Photo of the Nabarima shared on the Facebook page of FFOS
OIL transfer from the FSO Nabarima to another vessel has begun months after an alarm was raised about the vessel’s potential risk of spilling 1.3 million barrels of crude oil into the Gulf of Paria and the Caribbean Sea.
Trinidad and Tobago’s group Fishermen and Friends of the Sea (FFOS) was the first to raise the alarm that has since garnered international attention.
In a press release on Thursday, the FFOS stated that on Tuesday, Reuters and Bloomberg reported that Venezuelan Oil Company (PDVSA) has only now begun transferring oil stored in the FSO Nabarima onto the Icaro.
Bloomberg reported, “PDVSA began transferring oil from the FSO Nabarima on Tuesday, according to two people with knowledge of the situation, who declined to be identified discussing internal matters. The cargo is being unloaded onto a barge before being transported to a smaller crude tanker, they said. The operation will take up to two months, with the barge removing 30,000 barrels a day.”
Reuters published, “The company this week began the first of several transfers from the Nabarima floating storage and offloading facility (FSO), anchored in the Corocoro oilfield off Venezuela’s eastern coast, onto the Inmaculada barge, said the people, who spoke on the condition of anonymity because they were not authorized to speak publicly.
“Authorities from neighboring Trinidad and Tobago toured the vessel in October. They said that while they were satisfied the Nabarima was in stable condition, the offloading process posed risks,” Reuters reported.
In October, a team of experts from Trinidad and Tobago visited the vessel and upon the findings of the report Energy Minister Franklin Khan said the vessel posed no immediate threat and it was recommended that a second visit be conducted in one month’s time.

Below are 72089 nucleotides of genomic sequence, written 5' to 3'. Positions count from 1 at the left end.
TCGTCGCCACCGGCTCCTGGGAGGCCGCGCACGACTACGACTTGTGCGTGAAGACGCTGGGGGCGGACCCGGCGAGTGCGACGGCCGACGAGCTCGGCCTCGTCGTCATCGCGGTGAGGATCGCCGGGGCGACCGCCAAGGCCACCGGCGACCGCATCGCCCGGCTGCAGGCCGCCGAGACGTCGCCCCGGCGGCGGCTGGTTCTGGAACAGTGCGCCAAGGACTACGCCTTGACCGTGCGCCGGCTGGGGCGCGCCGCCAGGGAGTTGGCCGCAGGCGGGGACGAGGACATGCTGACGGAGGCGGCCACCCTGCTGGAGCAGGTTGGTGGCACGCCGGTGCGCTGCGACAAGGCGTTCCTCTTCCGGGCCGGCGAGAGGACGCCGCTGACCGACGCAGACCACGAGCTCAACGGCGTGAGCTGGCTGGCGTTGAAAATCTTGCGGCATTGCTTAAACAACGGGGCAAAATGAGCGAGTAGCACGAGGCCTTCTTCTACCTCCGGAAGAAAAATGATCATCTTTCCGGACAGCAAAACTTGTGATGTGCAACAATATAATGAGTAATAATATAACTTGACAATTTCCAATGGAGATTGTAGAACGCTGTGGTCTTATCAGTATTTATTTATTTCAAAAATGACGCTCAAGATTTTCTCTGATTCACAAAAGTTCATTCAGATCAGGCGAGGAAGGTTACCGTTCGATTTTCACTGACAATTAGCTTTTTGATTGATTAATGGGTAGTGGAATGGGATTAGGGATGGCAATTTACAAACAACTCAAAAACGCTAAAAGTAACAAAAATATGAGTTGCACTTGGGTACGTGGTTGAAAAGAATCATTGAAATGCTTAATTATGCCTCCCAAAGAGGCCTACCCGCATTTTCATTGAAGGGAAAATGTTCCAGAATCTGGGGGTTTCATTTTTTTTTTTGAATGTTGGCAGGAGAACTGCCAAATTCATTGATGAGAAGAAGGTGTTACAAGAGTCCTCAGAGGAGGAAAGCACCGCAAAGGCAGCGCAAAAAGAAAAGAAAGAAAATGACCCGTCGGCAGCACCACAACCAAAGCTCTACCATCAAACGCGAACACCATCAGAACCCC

According to Khan, the report concluded that “The FSO Nabarima was upright and stable with no visible tilt and there was no imminent risk of tilting or sinking at this time.
The vessel is located 17 miles west of the international border between Trinidad and Venezuela in Venezuelan territory in the Gulf of Paria.
The list of questions from the FFOS include:
- Why did the T&T Government report that the oil was being removed two months ago when international reports now indicate that this was not the case?
- What did our independent experts do while on the Nabarima?
- Was anything done to verify whether the oil was in fact being transferred?
- Why hasn’t our Government scheduled the independent expert’s second visit?
- If the Nabarima was stabilised and the oil was being transferred, the Maduro Regime should have had no difficulty in allowing our team of experts to conduct a second visit.
- Is the (Nicholas) Maduro regime covering up the Nabarima’s status?
And the FFOS is also calling on all Caribbean and other related countries, to synchronise their environmental legislation, to formulate regional agreements which address threats to the Caribbean Sea and to establish a regional information and resource sharing network to facilitate easy and transparent communication and response in times of emergency.